By Kenzie Love
Transform Practice, a not-for-profit consulting group, is a worker co-op that specializes in design, facilitation, reflective practice, evaluative learning, and strategy, working with community, non-profit, philanthropic, government and private sectors. As its name would suggest, however, the members of Transform Practice seek to go beyond merely tinkering with the framework of the organizations they serve. They work instead to facilitate power sharing to co-create new relationships, knowledge, and strategies. By focusing on institutional change, they aim to redefine how an organization’s work is done.
The Co-op’s cofounders initially met over a decade ago, through Toronto’s Lawrence Heights Inter-Organizational Network, which focused on issues such as food security, community safety, programming for seniors and youth, and revitalization within a large social housing neighbourhood. When changes started happening to the Network’s mandate, the work became less satisfying and many Network members pulled back or left. In the years following, cofounders of Transform Practice managed to stay connected through time-limited projects aligned with their passions and values.
In a fortunate turn of events, an opportunity to create a co-op that would extend and deepen their collaborations came along in the form of CWCF’s 2021 Worker Co-op Academy. In addition to providing insight into the business and administrative aspects of running a worker co-op, the Academy gave the group space to gel as a team and flesh out their philosophy.
“That was really excellent timing for us because it gave us a space to learn together,” says cofounder Gillian Kranias. “We came up with our vision, mission and values. It was very inspiring. It helped us start articulating who we are and what we do. So that was where the Academy was really helpful.”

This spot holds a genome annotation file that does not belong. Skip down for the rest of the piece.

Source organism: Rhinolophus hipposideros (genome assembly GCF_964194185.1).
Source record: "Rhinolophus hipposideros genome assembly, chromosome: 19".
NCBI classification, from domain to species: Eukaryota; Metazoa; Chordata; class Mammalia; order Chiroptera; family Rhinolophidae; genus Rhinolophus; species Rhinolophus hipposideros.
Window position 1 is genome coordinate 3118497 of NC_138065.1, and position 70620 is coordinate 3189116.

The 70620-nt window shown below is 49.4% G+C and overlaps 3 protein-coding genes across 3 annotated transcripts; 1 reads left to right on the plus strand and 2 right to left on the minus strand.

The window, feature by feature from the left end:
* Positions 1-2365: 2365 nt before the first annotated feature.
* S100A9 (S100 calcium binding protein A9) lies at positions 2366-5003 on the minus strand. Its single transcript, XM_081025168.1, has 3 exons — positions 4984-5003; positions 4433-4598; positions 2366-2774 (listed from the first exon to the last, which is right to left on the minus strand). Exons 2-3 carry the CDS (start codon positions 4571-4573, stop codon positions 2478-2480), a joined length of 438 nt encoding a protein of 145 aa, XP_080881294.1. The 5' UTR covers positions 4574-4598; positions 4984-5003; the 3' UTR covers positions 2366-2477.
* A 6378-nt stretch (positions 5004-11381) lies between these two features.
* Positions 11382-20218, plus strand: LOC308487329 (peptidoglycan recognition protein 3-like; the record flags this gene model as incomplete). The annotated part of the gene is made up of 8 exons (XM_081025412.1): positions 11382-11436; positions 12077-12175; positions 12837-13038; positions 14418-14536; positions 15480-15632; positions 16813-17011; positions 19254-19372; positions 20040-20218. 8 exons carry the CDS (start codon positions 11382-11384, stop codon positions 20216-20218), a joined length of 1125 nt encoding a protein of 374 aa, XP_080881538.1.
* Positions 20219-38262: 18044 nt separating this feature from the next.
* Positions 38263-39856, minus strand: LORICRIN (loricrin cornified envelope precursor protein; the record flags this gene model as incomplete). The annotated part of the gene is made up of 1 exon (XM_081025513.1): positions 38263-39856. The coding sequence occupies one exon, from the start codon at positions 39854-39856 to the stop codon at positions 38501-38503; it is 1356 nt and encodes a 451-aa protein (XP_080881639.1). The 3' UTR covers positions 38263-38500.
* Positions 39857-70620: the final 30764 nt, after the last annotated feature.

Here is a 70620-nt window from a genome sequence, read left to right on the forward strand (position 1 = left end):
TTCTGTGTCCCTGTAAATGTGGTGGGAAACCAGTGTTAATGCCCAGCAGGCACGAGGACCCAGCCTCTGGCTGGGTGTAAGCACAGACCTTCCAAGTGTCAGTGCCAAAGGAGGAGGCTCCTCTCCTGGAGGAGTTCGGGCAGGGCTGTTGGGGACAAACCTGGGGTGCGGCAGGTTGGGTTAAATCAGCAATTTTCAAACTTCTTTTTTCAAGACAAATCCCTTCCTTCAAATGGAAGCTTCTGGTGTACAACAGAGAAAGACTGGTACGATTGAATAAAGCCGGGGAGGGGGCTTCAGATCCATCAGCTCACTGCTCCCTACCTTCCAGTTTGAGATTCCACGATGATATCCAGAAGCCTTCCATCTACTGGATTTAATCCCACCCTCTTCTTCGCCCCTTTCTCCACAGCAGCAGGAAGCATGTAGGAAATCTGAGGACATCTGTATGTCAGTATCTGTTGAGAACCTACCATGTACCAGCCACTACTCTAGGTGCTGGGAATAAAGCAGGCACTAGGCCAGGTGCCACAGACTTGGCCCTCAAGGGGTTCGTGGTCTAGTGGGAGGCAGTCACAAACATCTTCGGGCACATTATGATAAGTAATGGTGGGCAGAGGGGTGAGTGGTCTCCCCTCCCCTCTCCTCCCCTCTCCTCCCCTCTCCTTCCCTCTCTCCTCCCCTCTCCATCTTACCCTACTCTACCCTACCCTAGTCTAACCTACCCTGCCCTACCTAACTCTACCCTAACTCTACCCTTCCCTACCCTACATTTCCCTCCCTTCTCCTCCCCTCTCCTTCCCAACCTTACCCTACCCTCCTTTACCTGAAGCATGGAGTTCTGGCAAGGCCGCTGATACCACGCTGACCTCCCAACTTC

Coming from the nonprofit sector, the group’s members had become frustrated with the increasingly corporate approach adopted by many of the organizations they’d worked with. This increased the appeal of the worker co-op model, where the board and workers would be more integrated.
“The co-op model means that those people who are doing the work day-to-day are determining who’s going to be on the board,” says Kranias. “Making those higher-level decisions that impact our work. And so It just made sense.”
To date, the Co-op’s work has included accompanying an inter-professional early years team to transform their approaches to program design and evaluation, facilitating ‘evaluative learning’ within a national harm-reduction community of practice through reflection sessions with distinct subgroups and full advisory dialogues, and providing subject matter expertise to municipal staff leading the City of Toronto’s Public Engagement Review. Taking a collaborative approach as opposed to a top-down one has been a constant of the Co-op’s work. Cofounder Denise Bishop-Earle says the opportunities for learning and growth in the process have benefited both Transform Practice’s members and the organizations they’ve worked with. And even as the Co-op seeks to grow its client base in the near future, this ethos will continue.
In their consulting, the Transform Practice team uses strategies, skills and tools that disrupt and shift away from colonial ways of working. “With most of the organizations we work with, there has been transformation,” says Bishop-Earle. And she notes that sometimes it can be very challenging. “It was like walking in their shoes, and at the same time they walked in our shoes. So, the transformation was a give-and-take all the way through.”
“Seek authentic relationships,” she says, “…that’s where the movement happens and that’s where change happens.”